A new Vanderbilt University poll shows a strong preference among Tennesseans for a state-run health insurance exchange over one run by the federal government.
The poll of 829 registered voters released Wednesday showed 53 percent favor the state-run exchange, while 33 percent prefer the federal approach.
The results contrast with Republican Gov. Bill Haslam's decision earlier this week not to pursue a state-run exchange. Vanderbilt officials said the governor was not aware of the poll results before Wednesday's release.
The number of fungal meningitis cases in Tennessee is rising again. Four more infections related to a tainted batch of spinal steroids have been reported in the Volunteer State. The number of known fungal meningitis cases in Tennessee now stands at 88 according to data compiled by the state Health Department.
A tax expert is warning state officials that Tennessee would be among the hardest-hit states if federal officials don't resolve the so-called fiscal cliff. The Chattanooga Times Free Press reports Dr. Stan Chervin updated Gov. Bill Haslam and other state officials, saying states that depend heavily on sales taxes for revenue would feel the most stress if tax breaks are not extended.
Members of the House Republican caucus on Monday unanimously nominated Speaker Beth Harwell for another term in charge of the chamber but ousted Rep. Judd Matheny from the No. 2 slot. Matheny, a Tullahoma Republican, was defeated by Rep. Curtis Johnson of Clarksville in a secret ballot.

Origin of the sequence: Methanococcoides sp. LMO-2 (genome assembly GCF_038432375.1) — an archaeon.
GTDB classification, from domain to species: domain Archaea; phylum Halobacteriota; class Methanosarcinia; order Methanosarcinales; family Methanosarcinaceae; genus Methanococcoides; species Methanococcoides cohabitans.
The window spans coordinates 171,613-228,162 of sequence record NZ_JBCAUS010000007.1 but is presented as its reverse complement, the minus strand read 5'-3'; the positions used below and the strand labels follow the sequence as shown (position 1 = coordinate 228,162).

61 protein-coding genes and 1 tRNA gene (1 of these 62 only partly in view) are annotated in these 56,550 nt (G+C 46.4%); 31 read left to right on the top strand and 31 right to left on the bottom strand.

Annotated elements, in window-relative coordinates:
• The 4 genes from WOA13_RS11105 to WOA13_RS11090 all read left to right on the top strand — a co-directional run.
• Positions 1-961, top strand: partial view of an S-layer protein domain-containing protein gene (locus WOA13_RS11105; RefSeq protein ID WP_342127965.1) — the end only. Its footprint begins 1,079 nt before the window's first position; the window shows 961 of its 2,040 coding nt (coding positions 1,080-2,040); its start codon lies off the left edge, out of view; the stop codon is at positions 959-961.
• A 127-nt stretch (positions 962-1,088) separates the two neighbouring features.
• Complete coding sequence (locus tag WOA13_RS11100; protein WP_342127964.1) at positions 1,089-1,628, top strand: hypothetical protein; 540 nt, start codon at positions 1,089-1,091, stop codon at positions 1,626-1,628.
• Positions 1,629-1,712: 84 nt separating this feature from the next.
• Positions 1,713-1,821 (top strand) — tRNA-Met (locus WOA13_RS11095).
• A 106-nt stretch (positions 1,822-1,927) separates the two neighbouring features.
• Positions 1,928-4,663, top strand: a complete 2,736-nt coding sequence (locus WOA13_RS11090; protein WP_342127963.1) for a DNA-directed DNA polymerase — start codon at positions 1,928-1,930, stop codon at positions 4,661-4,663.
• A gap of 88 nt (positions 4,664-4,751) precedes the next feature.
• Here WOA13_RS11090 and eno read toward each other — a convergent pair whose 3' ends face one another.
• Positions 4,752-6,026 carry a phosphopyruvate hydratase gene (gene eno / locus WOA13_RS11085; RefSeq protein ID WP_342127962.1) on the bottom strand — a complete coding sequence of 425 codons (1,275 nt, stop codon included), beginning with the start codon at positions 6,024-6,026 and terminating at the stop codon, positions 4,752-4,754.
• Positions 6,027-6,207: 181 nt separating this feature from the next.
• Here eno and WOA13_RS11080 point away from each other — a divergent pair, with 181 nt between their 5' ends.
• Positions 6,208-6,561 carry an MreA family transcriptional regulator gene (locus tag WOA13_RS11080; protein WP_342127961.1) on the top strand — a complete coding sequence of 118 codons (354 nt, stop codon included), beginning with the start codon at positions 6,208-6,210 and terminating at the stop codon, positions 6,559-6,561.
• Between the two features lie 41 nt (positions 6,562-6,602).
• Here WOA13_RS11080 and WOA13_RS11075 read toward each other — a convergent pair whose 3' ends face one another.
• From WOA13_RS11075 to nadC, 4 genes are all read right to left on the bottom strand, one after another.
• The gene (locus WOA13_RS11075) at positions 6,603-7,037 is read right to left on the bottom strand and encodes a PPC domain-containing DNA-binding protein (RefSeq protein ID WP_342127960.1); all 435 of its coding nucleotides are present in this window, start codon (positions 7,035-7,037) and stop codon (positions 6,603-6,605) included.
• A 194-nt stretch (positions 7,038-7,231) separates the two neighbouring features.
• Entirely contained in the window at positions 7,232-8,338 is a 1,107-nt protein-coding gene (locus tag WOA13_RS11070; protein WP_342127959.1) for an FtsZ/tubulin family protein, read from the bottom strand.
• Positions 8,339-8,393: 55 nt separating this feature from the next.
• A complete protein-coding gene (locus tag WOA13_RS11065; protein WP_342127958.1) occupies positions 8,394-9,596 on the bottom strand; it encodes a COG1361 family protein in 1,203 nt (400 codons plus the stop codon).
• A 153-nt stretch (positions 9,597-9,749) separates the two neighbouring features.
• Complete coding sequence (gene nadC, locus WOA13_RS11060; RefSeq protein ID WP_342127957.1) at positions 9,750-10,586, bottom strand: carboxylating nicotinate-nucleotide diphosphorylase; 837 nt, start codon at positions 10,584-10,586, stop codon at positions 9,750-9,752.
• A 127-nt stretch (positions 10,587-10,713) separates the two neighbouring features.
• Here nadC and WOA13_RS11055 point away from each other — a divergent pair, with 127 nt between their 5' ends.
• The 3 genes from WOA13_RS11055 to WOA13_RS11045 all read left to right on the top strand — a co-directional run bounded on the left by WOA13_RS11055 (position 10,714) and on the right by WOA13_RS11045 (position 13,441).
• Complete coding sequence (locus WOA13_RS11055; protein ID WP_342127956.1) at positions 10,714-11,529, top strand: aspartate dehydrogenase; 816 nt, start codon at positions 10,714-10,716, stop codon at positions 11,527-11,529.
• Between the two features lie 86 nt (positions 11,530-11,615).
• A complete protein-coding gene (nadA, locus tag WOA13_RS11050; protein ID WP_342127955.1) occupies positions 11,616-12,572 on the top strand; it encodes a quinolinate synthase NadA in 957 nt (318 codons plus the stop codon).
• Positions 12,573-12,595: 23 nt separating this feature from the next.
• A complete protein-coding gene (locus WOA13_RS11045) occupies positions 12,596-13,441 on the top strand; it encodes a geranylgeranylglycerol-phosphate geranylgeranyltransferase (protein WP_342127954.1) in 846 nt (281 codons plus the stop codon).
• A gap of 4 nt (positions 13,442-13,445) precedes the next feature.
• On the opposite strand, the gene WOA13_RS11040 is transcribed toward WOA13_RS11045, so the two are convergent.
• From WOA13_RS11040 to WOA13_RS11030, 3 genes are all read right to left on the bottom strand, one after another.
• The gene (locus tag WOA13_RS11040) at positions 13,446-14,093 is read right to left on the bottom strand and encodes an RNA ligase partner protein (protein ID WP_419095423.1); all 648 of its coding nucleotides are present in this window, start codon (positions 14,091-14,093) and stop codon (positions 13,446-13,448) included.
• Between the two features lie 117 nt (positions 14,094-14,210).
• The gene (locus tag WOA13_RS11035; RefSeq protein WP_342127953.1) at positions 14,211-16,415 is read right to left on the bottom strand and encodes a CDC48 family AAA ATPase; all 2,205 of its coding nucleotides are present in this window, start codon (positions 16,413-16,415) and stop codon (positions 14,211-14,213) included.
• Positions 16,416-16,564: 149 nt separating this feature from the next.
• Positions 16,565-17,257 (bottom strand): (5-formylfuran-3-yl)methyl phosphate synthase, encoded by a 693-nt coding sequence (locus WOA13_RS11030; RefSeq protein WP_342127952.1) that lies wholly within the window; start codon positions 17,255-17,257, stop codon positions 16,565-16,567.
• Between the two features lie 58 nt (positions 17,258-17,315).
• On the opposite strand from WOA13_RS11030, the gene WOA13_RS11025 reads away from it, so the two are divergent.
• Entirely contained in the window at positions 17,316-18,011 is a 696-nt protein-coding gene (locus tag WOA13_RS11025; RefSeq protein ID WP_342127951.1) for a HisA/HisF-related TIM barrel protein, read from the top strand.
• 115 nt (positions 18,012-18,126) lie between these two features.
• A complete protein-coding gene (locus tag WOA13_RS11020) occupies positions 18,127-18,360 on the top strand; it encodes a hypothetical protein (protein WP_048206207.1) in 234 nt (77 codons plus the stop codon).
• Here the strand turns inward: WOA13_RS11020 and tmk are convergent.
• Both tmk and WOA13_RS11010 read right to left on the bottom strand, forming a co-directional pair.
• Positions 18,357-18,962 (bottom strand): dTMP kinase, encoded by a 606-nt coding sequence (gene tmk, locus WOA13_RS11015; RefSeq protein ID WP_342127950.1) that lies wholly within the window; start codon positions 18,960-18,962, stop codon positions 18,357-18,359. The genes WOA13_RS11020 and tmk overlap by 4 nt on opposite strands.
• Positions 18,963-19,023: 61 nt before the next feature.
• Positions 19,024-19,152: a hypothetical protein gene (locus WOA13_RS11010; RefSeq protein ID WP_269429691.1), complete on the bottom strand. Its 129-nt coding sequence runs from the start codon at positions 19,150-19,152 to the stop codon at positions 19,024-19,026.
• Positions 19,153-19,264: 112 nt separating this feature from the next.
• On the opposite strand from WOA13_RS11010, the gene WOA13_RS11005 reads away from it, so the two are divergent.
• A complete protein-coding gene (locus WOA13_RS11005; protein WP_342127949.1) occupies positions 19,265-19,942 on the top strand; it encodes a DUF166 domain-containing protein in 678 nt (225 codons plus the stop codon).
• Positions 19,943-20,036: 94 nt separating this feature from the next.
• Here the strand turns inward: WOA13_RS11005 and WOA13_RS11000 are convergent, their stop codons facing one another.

Tennessee Governor Bill Haslam has to decide by Friday his intentions regarding the setting up of a statewide health insurance exchange. The exchanges are required under the federal Affordable Care Act. States have to inform Washington by Friday whether they plan to establish their own health insurance exchanges, or whether they want the federal government to create an exchange for them.
Tennessee Democratic leaders say they plan to talk with Gov. Bill Haslam about expanding pre-kindergarten classes after the state's education commissioner said he doesn't plan to request funding for an expansion.
Tennessee's chief medical officer says the rate of new infections of deadly fungal meningitis appears to be declining in the state where it was first discovered. Dr. David Reagan said in an interiew that not everyone who received the contaminated medicine that caused the infections will get sick.
Tennessee is reporting another increase in the number of people diagnosed with fungal meningitis. A state health department spokesman says 63 people have been infected in Tennessee from a tainted steroid. The death toll remains unchanged at eight.